Where do brown recluse spiders live? – The Sun

A WAVE of poisonous brown recluse spiders has swept across the UK in recent years, with at least two children claiming to have been bitten.

Brown recluse spiders, which can leave those bitten sweating and feeling sick, are normally only found in the south and central United States.

What do brown recluse spiders look like?

Brown recluse spiders are normally between 6 and 20mm (0.2 and 0.8 inches) in length – but they can grow larger.

They are typically light to medium brown, and can vary in colour from whitish brown to blackish grey.

The spiders tend to have a violin shaped marking on the top side of their cephalothorax (fused head and thorax).

Because of this, the recluse is often nicknamed a fiddleback spider, brown fiddler, or violin spider.

However, cellar spiders and pirate spiders also have similar markings.

To tell the difference, it's best to examine the eyes.

Most spiders have eight, whereas recluse spiders have six – and an abdomen which is covered with short fine hairs, giving the appearance of soft fur.

Brown recluse spiders are the second most venomous spiders in the States, after black widows, and now they're feared to be invading British homes.

Where do brown spiders live?

Recluse spiders build asymmetrical webs – normally in dry, undisturbed places such as sheds, wardrobes, garages and cellars.

When inside a home, they like to dwell in cardboard boxes, shoes, chest of drawers, bed sheets of infrequently used beds, piles of clothes, work gloves, behind pictures, and inside toilets.

How long do brown recluse spiders live for?

Their life-cycle is about two to three years and each female produces several egg sacs between May and July.

There are around 50 eggs in each sac, and they take a month to hatch and a year to become adult.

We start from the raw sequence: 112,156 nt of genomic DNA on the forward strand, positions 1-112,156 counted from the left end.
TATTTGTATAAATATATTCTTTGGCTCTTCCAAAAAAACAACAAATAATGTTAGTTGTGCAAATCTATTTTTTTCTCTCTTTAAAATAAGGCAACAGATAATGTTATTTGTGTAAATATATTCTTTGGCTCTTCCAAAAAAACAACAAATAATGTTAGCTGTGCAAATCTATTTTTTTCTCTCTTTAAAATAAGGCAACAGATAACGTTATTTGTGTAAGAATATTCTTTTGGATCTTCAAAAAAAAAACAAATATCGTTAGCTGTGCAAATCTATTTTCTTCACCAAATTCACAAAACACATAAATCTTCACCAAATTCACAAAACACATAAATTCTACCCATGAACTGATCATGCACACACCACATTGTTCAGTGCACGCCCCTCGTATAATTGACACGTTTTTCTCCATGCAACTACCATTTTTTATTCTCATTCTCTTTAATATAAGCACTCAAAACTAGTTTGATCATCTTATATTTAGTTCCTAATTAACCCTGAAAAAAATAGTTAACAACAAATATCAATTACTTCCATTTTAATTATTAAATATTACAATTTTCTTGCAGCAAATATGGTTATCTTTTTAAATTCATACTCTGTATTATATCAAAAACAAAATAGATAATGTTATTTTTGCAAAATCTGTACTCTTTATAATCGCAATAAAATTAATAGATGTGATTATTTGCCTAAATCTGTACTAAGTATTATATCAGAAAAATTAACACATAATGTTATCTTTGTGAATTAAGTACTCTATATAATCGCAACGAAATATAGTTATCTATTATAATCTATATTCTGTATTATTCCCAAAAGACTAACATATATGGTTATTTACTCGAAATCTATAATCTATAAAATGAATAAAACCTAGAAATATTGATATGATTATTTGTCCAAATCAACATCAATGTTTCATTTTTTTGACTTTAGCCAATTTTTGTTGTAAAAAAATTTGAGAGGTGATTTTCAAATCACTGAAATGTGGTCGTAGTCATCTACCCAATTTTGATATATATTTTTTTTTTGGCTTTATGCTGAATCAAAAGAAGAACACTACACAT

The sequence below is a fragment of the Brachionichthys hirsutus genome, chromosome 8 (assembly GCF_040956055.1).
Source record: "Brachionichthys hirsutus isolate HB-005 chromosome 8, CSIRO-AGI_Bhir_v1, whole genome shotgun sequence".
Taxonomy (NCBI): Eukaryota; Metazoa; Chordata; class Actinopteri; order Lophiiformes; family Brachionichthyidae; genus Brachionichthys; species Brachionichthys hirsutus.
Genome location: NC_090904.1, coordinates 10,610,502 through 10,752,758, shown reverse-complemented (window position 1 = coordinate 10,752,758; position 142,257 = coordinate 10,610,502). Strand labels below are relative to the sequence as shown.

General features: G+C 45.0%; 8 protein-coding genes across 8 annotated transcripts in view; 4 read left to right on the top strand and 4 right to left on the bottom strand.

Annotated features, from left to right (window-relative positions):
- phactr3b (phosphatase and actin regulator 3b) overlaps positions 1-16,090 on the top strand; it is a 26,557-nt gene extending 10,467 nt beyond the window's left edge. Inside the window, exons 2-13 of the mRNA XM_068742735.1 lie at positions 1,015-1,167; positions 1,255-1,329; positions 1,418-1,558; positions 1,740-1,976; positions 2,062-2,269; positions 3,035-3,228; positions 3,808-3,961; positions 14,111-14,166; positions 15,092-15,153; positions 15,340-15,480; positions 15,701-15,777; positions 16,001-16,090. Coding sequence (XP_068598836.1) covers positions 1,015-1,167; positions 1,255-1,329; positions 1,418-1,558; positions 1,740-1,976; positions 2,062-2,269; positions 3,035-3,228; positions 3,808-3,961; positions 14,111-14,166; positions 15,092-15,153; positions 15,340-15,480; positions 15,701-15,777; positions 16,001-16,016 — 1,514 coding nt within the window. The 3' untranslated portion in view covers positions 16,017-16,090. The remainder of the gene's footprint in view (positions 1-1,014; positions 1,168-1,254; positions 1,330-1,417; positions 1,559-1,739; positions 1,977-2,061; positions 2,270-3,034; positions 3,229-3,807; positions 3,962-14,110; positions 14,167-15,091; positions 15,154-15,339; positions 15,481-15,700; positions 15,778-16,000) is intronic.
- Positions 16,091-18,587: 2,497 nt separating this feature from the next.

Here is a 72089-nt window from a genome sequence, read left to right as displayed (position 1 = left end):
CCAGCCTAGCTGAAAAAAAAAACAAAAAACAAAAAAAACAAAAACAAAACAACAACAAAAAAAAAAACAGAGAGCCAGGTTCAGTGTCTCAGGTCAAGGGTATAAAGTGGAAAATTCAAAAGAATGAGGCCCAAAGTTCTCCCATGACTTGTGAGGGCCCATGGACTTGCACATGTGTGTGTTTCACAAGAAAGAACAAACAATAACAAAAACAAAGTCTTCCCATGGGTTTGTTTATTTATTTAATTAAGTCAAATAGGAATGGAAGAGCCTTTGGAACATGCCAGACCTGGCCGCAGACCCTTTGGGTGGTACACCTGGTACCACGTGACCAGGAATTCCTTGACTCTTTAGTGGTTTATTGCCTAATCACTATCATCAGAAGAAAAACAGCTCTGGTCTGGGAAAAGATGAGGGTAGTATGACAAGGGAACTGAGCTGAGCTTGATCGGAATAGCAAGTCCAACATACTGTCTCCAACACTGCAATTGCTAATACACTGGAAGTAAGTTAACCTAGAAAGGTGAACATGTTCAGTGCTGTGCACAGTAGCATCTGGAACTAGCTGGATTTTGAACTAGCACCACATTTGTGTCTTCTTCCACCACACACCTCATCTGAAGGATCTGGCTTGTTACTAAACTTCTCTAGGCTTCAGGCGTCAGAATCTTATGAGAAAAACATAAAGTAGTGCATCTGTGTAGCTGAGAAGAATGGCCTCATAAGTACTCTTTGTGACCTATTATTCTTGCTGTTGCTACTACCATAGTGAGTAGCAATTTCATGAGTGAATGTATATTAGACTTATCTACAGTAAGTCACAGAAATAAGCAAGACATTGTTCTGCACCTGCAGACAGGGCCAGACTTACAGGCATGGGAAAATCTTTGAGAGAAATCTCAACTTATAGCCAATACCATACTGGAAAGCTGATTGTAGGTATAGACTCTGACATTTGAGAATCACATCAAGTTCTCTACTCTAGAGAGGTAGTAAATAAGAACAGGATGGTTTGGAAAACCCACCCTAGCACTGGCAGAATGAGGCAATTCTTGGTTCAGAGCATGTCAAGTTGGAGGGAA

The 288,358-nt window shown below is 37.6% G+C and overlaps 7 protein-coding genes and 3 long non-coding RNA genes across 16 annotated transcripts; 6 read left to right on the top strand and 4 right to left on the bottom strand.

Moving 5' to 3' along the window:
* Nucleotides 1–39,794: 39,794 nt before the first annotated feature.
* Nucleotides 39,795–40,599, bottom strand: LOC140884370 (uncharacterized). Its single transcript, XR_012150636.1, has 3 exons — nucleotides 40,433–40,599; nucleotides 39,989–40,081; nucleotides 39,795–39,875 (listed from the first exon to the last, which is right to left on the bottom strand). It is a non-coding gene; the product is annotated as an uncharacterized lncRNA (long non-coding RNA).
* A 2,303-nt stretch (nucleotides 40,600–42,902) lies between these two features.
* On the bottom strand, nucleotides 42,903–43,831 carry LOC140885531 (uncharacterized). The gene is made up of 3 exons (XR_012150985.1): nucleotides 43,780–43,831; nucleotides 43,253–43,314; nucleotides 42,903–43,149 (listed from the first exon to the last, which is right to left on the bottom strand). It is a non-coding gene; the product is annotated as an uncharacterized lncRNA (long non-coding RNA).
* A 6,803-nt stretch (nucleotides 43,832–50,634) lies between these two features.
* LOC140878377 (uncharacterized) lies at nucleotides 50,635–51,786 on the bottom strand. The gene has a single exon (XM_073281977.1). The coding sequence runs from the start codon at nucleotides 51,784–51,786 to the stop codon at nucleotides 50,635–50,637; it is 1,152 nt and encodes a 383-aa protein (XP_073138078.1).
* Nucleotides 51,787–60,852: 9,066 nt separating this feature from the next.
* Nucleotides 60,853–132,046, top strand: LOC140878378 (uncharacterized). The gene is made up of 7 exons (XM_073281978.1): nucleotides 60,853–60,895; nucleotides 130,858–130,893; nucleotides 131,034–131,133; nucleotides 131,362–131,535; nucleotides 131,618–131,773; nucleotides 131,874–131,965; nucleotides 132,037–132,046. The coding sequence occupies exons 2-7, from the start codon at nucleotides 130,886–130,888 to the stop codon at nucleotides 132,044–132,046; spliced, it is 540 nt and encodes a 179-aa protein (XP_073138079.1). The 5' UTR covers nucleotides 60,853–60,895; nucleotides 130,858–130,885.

The recluse spider is extremely resilient, and can live for six months in extreme drought and scarcity of food.

What are the signs of a brown recluse spider bite?

This spider's bite is often not felt immediately, but can still be serious.

Lesions tend to be red, white and blue patches – which can develop into a volcano lesion.

Symptoms of a bite

  • Itching
  • Chills
  • Fever
  • Nausea
  • Sweating
  • Feeling of discomfort

In severe cases, the bite will become gangrenous and can leave an open wound as large as a human hand.

It can take eight weeks or longer for a full recovery, and scars can be left as a result.

How do you treat a brown recluse spider bite?

NHS England advise anyone with a bite to seek medical advice by contacting their GP or calling NHS 111 if they experience the following:

  • A large area (around 10cm or more) around the bite becomes red and swollen – your GP may refer you to an allergy clinic for further tests or treatment
  • You have symptoms of a wound infection, such as pus or increasing pain, swelling or redness – you may need antibiotics
  • You have symptoms of a more widespread infection, such as a fever, swollen glands and other flu-like symptoms
  • You’re worried about a bite or sting
  • Your symptoms don’t start to improve within a few days or are getting worse
  • You’ve been stung or bitten in your mouth or throat, or near your eyes.

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